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proposition that no new inquiry should be started between
them before the old one had been exhaustively discussed,
Faraday objects. “Your notion,” he says, “I can hardly
allow, for the following reason: ideas and thoughts spring
up in my mind which are irrevocably lost for want of
noting at the time.” Gentle as he seemed, he wished to
have his own way, and he had it throughout his life.
Difierences of opinion sometimes arose between the two
friends, and then they resolutely faced each other. “I
accept your offer to fight it out with joy, and shall in the
battle of experience cause not pain, but, I hope, pleasure.”
Faraday notes his own impetuosity, and incessantly checks
it. There is at times something mechanical in his self-
restraint. In another nature it would have hardened into
mere “ correctness ” of conduct; but his overflowing affec-
tions prevented this in his case. The habit became a second
nature to him at last, and lent serenity to his later years.

In October, 1812, he was engaged by a Mr. De la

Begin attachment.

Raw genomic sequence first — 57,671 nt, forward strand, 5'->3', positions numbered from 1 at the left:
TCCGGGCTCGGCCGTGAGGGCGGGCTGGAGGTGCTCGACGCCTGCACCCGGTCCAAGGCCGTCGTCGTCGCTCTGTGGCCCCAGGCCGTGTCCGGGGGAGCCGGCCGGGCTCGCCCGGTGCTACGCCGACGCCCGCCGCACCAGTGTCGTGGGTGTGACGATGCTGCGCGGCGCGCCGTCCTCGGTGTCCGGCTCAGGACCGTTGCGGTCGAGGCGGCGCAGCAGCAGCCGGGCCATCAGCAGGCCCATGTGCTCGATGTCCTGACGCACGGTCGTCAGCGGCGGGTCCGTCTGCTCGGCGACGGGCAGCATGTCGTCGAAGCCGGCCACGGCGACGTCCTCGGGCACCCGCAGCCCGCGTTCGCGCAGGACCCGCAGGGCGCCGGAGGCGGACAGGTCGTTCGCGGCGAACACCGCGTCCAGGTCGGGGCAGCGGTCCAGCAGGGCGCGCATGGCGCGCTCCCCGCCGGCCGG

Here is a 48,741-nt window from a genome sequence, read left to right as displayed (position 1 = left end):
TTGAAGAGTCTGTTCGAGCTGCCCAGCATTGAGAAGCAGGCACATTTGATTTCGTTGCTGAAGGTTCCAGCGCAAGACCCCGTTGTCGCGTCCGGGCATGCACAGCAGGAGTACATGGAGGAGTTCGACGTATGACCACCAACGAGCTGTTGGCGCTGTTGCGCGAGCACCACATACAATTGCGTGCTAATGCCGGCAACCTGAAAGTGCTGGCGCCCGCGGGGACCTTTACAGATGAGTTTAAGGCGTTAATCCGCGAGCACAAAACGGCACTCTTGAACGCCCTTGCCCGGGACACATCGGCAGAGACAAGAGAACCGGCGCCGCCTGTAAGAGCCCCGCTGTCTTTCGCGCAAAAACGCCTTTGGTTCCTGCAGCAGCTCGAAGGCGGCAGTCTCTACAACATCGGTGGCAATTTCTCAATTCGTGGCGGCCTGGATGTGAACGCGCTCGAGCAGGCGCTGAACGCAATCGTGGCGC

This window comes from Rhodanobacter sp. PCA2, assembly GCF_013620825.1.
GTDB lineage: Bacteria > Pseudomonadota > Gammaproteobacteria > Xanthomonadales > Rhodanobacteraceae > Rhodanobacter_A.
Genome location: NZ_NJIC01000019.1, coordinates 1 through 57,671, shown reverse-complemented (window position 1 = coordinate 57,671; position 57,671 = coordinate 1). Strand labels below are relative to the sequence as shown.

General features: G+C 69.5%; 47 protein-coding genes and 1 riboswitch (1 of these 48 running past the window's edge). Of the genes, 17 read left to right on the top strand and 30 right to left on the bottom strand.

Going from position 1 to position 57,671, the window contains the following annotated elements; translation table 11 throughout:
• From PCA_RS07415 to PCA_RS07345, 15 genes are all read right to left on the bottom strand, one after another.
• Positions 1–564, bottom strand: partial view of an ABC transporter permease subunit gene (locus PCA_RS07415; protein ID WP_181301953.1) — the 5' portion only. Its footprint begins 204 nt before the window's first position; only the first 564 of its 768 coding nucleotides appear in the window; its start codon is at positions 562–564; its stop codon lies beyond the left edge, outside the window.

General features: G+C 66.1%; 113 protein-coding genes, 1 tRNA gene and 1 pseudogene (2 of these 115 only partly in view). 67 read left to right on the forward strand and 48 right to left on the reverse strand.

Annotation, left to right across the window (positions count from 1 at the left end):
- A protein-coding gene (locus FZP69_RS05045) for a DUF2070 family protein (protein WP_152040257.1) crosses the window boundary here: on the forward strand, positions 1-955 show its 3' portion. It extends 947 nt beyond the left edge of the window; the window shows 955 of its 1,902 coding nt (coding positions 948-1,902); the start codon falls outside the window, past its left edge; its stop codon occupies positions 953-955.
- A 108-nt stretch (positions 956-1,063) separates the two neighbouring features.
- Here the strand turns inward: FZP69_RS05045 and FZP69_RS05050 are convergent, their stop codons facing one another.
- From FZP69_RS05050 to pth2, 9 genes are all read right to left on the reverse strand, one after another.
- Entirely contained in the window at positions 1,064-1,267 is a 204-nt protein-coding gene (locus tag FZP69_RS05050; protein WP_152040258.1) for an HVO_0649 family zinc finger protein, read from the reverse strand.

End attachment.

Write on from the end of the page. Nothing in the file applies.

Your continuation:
Roche as a journeyman bookbinder; but the situation did
not suit him. His master appears to have been an austere
and passionate man, and Faraday was to the last degree
sensitive. All his life he continued so. He suffered at
times from dejection 3 and a certain grimness, too, pervaded
his moods. “ At present,” he writes to Abbott, “ I am as
serious as you can be, and would not scruple to speak a
truth to any human being, whatever repugnance it might
give rise to. Being in this state of mind, I should have
refrained from writing to you, did I not conceive from the
general tenor of your letters that your mind is, at proper
times, occupied upon serious subjects to the exclusion of
those that are frivolous.” Plainly he had fallen into that
stem Puritan mood which not only crucifies the flesh, affec-
tions, and lusts of him who harbors it, but is often a cause
of disturbed digestion to his friends.

About three months after his engagement with De la

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